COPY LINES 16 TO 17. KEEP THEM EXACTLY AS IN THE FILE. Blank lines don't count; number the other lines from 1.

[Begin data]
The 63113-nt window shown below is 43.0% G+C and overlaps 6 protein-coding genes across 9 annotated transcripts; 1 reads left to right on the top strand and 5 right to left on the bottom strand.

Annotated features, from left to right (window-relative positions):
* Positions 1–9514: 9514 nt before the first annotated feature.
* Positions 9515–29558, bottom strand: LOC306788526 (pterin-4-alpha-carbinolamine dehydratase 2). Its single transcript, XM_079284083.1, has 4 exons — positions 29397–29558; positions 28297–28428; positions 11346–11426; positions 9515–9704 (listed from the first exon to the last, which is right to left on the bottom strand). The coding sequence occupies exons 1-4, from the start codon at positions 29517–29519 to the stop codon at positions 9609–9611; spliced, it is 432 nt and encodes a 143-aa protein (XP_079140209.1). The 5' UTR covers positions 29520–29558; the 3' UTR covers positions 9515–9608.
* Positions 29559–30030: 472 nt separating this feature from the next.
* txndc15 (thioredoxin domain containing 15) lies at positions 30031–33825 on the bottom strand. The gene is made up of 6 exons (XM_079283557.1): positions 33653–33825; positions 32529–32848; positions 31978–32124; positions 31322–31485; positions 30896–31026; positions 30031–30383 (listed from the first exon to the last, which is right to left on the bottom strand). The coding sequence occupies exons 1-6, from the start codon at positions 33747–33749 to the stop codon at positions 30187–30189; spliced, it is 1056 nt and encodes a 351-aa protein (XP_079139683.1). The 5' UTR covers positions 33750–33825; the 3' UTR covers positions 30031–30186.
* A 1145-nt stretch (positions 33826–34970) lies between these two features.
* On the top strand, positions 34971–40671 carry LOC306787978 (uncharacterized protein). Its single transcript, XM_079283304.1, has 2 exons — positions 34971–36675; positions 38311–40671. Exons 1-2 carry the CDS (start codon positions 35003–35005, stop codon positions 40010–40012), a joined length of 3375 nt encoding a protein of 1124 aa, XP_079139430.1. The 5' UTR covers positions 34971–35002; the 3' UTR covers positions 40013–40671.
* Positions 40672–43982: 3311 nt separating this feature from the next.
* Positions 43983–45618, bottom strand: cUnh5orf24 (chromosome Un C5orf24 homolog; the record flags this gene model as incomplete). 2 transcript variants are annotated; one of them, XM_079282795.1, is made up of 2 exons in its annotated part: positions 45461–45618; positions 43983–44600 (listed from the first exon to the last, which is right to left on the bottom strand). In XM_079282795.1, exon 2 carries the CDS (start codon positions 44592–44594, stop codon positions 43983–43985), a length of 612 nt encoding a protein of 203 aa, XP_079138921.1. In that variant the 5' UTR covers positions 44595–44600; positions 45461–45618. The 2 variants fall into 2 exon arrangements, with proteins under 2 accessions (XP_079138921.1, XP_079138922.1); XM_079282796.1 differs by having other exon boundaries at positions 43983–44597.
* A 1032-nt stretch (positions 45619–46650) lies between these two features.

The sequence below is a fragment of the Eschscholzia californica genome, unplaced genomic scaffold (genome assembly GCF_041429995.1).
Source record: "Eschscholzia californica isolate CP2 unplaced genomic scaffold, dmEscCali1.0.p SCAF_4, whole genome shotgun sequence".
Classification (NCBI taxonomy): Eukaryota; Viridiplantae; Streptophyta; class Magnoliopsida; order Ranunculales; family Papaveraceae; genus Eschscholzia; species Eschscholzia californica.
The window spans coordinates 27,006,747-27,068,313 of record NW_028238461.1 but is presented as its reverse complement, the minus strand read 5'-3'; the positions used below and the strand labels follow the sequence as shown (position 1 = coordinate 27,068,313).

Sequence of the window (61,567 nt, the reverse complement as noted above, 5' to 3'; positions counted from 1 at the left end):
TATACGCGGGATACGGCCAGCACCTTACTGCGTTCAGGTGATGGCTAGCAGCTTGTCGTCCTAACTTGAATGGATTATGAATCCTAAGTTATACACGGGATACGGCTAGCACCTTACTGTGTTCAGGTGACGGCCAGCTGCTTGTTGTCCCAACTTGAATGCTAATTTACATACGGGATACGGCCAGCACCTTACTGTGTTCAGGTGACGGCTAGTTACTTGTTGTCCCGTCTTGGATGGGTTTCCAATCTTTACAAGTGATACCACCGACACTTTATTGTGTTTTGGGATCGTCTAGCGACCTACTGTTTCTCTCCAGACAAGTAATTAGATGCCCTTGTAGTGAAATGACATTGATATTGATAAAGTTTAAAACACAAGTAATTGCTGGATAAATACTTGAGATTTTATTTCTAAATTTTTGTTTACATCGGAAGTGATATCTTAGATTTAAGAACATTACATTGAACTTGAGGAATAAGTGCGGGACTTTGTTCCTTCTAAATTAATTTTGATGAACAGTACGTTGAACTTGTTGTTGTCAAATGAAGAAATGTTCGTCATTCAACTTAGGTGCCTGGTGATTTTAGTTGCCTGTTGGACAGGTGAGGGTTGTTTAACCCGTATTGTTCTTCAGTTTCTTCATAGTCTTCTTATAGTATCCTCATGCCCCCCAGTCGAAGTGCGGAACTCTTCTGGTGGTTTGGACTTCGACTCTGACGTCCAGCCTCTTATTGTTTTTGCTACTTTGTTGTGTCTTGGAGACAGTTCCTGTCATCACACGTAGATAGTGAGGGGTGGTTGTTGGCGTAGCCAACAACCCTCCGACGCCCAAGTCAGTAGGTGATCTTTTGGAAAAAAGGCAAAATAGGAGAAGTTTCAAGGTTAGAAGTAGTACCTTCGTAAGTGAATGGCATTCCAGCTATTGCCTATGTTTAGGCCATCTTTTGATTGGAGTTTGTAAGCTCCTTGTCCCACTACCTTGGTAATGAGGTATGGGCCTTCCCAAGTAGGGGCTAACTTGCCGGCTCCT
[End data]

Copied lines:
Sequence of the window (61,567 nt, the reverse complement as noted above, 5' to 3'; positions counted from 1 at the left end):
TATACGCGGGATACGGCCAGCACCTTACTGCGTTCAGGTGATGGCTAGCAGCTTGTCGTCCTAACTTGAATGGATTATGAATCCTAAGTTATACACGGGATACGGCTAGCACCTTACTGTGTTCAGGTGACGGCCAGCTGCTTGTTGTCCCAACTTGAATGCTAATTTACATACGGGATACGGCCAGCACCTTACTGTGTTCAGGTGACGGCTAGTTACTTGTTGTCCCGTCTTGGATGGGTTTCCAATCTTTACAAGTGATACCACCGACACTTTATTGTGTTTTGGGATCGTCTAGCGACCTACTGTTTCTCTCCAGACAAGTAATTAGATGCCCTTGTAGTGAAATGACATTGATATTGATAAAGTTTAAAACACAAGTAATTGCTGGATAAATACTTGAGATTTTATTTCTAAATTTTTGTTTACATCGGAAGTGATATCTTAGATTTAAGAACATTACATTGAACTTGAGGAATAAGTGCGGGACTTTGTTCCTTCTAAATTAATTTTGATGAACAGTACGTTGAACTTGTTGTTGTCAAATGAAGAAATGTTCGTCATTCAACTTAGGTGCCTGGTGATTTTAGTTGCCTGTTGGACAGGTGAGGGTTGTTTAACCCGTATTGTTCTTCAGTTTCTTCATAGTCTTCTTATAGTATCCTCATGCCCCCCAGTCGAAGTGCGGAACTCTTCTGGTGGTTTGGACTTCGACTCTGACGTCCAGCCTCTTATTGTTTTTGCTACTTTGTTGTGTCTTGGAGACAGTTCCTGTCATCACACGTAGATAGTGAGGGGTGGTTGTTGGCGTAGCCAACAACCCTCCGACGCCCAAGTCAGTAGGTGATCTTTTGGAAAAAAGGCAAAATAGGAGAAGTTTCAAGGTTAGAAGTAGTACCTTCGTAAGTGAATGGCATTCCAGCTATTGCCTATGTTTAGGCCATCTTTTGATTGGAGTTTGTAAGCTCCTTGTCCCACTACCTTGGTAATGAGGTATGGGCCTTCCCAAGTAGGGGCTAACTTGCCGGCTCCT